identified and will be described.
The need for a functional and efficient organic structure deserves special attention. Resources
exclusively dedicated to fire management and with operational capacity at the regional level should be
available in the PFS. Changes in human behaviour and better forest management take time. It is then
crucial that the agencies involved keep on track with the PNDFCI course of action. As previously
mentioned, there ought to be a single political interlocutor for the PNDFCI and the DFCI system.
Implementation of the PNDFCI emphasises the local (municipal) scale, whose technicians work
independently and, with the demise of the PFS, fulfil tasks beyond what was initially conceived.
Critical mass and better focus would be achieved by teamwork and concentration of efforts.
Accreditation by professional associations and orders offers an opportunity to increase the technical
proficiency and work quality of those involved in fire management, namely regarding highly
specialized tasks (e.g. fire use). Skills in wildfire analysis and advanced spatial planning with fire
behaviour and fire growth software are decisive and are currently absent or underdeveloped. These
technical solutions allow for the passive management option and meet the forest owners’ expectation
of minimizing investment as the logical outcome of the perceived fire risk.
The PSF hand crews program is the main State-supported structure regarding hazard-reduction fuel
treatments. However, the PSF program requires renewal and reinforcement. While an increase in the
number of crews is a PNDFCI goal, other improvements are apparent. Larger, fully professional,
better-trained and equipped crews are needed for better performance and higher effectiveness, namely
the amount of fuel-reduced area.
The responsible and skilled use of fire would benefit from a national fire use program, integrating
its traditional use in land management, namely for grazing uses; prescribed burning to reduce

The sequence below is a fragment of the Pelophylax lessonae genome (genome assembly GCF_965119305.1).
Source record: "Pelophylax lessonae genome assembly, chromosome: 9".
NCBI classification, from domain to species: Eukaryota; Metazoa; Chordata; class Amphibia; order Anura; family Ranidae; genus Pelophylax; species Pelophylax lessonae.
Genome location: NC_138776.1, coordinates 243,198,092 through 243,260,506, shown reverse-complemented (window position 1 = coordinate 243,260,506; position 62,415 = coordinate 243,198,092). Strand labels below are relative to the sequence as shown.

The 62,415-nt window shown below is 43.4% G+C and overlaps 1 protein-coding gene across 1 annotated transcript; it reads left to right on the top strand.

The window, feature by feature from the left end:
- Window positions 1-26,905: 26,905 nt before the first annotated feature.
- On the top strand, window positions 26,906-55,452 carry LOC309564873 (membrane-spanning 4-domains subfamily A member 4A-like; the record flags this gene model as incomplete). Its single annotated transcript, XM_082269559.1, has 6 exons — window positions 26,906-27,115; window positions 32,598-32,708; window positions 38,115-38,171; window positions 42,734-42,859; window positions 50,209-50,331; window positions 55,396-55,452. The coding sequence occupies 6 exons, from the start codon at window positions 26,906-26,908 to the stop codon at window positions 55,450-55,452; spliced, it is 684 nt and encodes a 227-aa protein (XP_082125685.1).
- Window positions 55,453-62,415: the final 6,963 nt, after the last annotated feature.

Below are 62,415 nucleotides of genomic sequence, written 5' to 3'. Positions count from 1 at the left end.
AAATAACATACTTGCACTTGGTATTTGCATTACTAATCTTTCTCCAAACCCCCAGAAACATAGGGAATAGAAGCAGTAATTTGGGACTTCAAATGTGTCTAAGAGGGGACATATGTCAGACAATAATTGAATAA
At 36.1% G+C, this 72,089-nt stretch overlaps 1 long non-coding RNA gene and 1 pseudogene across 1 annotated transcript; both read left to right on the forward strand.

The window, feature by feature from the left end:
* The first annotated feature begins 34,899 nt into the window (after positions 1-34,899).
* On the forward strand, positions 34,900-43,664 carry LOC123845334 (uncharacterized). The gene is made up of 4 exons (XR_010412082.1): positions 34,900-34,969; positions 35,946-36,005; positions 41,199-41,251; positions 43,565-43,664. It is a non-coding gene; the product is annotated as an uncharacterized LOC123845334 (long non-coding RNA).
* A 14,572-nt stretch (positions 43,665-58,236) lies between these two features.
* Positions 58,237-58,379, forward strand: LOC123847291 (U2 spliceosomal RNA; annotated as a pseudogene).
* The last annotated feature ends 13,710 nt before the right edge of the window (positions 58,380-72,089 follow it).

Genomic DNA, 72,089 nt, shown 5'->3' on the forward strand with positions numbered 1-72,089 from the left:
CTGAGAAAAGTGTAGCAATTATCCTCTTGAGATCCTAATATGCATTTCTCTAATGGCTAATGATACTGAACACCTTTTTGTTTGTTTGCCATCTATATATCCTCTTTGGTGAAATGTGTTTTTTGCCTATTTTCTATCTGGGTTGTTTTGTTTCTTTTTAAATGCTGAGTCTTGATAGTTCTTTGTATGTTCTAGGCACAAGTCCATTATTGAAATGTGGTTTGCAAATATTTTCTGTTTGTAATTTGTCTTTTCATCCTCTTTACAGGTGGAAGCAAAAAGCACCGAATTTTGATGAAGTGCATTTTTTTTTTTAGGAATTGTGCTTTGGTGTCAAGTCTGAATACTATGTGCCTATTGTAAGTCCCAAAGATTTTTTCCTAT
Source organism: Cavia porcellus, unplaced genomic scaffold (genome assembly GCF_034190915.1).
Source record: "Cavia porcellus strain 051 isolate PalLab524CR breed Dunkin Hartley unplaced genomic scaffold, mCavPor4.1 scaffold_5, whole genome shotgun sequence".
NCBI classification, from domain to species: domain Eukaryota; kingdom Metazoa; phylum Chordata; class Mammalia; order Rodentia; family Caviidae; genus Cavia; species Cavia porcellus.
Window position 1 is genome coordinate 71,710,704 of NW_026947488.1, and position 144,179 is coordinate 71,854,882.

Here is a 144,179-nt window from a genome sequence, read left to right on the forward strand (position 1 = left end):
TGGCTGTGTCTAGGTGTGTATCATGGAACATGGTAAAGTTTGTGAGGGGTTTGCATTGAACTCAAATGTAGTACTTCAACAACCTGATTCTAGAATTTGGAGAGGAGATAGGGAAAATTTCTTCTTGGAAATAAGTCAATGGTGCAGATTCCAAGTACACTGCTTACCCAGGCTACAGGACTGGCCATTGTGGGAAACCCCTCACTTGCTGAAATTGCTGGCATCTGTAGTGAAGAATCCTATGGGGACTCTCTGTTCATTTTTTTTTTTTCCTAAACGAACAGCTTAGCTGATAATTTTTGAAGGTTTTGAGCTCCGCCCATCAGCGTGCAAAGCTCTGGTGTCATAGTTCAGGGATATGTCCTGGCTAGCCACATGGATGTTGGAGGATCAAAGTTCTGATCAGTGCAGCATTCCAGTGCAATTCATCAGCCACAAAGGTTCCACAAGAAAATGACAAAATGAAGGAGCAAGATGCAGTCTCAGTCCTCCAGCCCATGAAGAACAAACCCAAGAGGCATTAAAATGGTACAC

hazardous fuels or for other forest management purposes; suppression fire as a fire-fighting tool; and
the management of unplanned fire. This would allow a framework and articulation for the use of fire
by rural population and the professional use of fire in either land management or wildfire
management. The scale and technical requirements of a program of this nature requires adequate
knowledge and skills and training on integrated fire management principles and methods, from policy
and decision makers to fire, forest and land managers.
Vegetation is regularly controlled along several linear infrastructures in the territory (electricity
networks, gas pipelines, railways, roads). Integration of these structures in fuel-treatment planning
would expand the ability to challenge landscape fire spread. Other activities (e.g. nature tourism,
establishment of ecological corridors, new grazing modalities, renewable energies production) can be
part of the multifunctional valorisation of forests and wildlands and add to their preservation,
addressing rural abandonment, the real cause of territorial unbalances.
Fire management policies in fire-prone ecosystems evolve with the development of forest resources
management (Lotan 1979). The attempt to totally exclude fire follows indifference and the generalized
use of fire, and tends to be replaced by the reintroduction of fire. Fire management in its full
expression is associated to multiple and competitive forest uses and considers the economic and
ecological implications of fire. Fire exclusion policies implement aggressive fire suppression under
rigid standards to minimize burned area and damage, regardless of the assets under threat or the
conditions under which a fire spreads (Lotan 1979; Fischer 1980). Fire exclusion can apparently
succeed on the short-term, but the ensuing fuel accumulation can, depending on vegetation type, foster
larger and more severe fires in the future (Pyne 2001; Stephens and Ruth 2005) – the fire extinction
paradox or fire fighting trap (Collins et al. 2013). The Galicia region of NW Spain offers a textbook
example of the consequences of such unbalanced fire policies: lack of fuel treatments, land
abandonment and high ignition density combined with drought in 2006 to override the deceptive fire
control improvements brought by the previous decade (Fernandes 2008).
An advanced fire management policy should be guided by land and forest management objectives;
integrate all the available biological, ecological, physical and technological fire-related information to
achieve the management goals; involve fire in land management planning right from the start of the